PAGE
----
Virginia Lowers Cost of Entry to E-Economy
VirginiaLink, announced Thursday by Virginia Secretary of Technology Don Upson, is designed to increase connectivity in parts of the state that have not experienced the technology boom enjoyed by Northern Virginia and other metropolitan areas.
Rural regions typically face a high cost of entry for high-speed network services because telecommunications providers base their rates on anticipated business. But Upson's office, working with the Virginia Center for Innovative Technology and Virginia Tech, negotiated high-volume rates with MCI WorldCom and Sprint. Two more deals are being negotiated.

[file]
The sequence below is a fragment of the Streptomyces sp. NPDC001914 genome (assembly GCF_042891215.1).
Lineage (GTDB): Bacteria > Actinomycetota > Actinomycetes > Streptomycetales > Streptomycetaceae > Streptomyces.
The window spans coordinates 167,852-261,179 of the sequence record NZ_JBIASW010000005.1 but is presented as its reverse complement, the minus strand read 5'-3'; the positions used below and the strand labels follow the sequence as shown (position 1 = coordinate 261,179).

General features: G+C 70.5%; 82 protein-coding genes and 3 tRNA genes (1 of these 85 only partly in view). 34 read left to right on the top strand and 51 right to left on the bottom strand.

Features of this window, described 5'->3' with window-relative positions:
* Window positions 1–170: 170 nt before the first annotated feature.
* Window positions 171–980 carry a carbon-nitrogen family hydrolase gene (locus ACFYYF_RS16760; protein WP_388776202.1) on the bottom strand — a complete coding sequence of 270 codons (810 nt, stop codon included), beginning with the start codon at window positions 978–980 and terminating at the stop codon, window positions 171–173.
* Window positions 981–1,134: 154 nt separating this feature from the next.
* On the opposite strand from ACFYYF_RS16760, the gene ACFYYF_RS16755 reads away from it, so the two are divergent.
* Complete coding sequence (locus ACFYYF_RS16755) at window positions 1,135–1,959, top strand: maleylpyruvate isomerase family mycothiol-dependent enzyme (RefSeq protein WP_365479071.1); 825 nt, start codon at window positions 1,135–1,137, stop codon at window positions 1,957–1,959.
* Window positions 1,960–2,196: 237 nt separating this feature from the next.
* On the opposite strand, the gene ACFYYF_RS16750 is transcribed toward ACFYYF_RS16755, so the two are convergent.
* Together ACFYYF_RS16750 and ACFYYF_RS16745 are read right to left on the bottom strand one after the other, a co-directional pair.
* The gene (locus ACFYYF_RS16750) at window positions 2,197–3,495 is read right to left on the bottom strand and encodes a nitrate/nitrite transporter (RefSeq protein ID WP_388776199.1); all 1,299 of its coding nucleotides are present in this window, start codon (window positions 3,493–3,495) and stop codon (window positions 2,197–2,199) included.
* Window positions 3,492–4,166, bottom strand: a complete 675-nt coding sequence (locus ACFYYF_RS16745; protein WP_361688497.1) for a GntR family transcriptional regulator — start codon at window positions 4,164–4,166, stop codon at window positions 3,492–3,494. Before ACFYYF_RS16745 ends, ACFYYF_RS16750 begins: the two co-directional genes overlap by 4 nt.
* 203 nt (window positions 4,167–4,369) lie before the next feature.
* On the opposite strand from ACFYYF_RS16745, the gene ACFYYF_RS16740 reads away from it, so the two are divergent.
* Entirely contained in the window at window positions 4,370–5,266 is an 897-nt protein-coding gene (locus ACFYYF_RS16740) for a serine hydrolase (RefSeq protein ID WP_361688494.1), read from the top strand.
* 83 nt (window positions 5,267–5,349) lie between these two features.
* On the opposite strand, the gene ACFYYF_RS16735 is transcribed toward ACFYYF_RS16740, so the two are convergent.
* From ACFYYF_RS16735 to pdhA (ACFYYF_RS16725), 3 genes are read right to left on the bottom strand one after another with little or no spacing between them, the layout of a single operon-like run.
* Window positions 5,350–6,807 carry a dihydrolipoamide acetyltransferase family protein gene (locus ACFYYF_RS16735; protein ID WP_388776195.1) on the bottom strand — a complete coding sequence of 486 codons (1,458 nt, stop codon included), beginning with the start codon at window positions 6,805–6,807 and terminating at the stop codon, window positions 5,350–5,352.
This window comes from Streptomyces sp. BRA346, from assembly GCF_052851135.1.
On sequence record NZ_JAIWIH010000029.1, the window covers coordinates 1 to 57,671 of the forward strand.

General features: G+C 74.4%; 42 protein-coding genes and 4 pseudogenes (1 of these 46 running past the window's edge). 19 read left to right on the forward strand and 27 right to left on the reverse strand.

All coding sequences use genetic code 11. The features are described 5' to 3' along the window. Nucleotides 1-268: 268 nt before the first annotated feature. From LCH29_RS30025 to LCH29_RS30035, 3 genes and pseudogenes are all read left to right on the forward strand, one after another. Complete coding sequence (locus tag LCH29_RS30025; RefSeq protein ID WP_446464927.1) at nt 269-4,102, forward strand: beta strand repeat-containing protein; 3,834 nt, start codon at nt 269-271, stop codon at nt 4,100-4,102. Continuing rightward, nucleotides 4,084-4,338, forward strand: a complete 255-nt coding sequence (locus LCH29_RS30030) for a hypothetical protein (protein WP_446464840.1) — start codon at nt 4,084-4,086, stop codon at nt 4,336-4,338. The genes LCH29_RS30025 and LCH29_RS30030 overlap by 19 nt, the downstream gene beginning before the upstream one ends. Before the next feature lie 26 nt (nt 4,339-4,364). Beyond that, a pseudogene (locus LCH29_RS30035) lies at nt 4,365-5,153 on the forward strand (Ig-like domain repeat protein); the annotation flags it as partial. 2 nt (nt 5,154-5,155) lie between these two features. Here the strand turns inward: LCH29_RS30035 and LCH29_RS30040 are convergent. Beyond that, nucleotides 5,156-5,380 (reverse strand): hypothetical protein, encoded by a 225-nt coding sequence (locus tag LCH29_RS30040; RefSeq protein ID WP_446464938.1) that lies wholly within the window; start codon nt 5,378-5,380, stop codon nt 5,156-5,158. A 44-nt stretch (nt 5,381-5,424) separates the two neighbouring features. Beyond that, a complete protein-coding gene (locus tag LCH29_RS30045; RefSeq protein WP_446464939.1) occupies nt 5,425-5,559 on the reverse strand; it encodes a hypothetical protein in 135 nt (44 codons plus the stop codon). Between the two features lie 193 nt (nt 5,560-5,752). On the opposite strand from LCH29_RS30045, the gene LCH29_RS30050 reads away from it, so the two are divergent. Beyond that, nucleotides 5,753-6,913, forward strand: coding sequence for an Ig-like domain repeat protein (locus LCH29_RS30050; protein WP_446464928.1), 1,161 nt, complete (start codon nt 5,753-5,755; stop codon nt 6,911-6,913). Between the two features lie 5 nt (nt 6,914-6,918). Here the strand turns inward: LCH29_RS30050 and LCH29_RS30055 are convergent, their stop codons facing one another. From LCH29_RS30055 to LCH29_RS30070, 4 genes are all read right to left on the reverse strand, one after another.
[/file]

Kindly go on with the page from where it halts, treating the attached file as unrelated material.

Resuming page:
By lowering the cost of entry, Virginia hopes to spur business in new regions of the state. "You can't leave people behind, or you are going to lose the promise that IT offers our society," Upson said.
The program will offer T-1 connectivity (1.544 megabits/sec) at "significantly lower rates" than it is available in many regions of the state, Upson said. These rates do not involve state subsidies, he added.
Businesses can take advantage of the discount by joining the VirginiaLink Consortium. Through March 31, a one-year membership will cost end users $100 per business location, with a maximum fee per firm of $1,000. Available services include Internet access and voice, video and data communications.
The Center for Innovative Technology, a state-charted nonprofit organization focused on technology and business, is managing the consortium.
-- John Stein Monroe (firstname.lastname@example.org)
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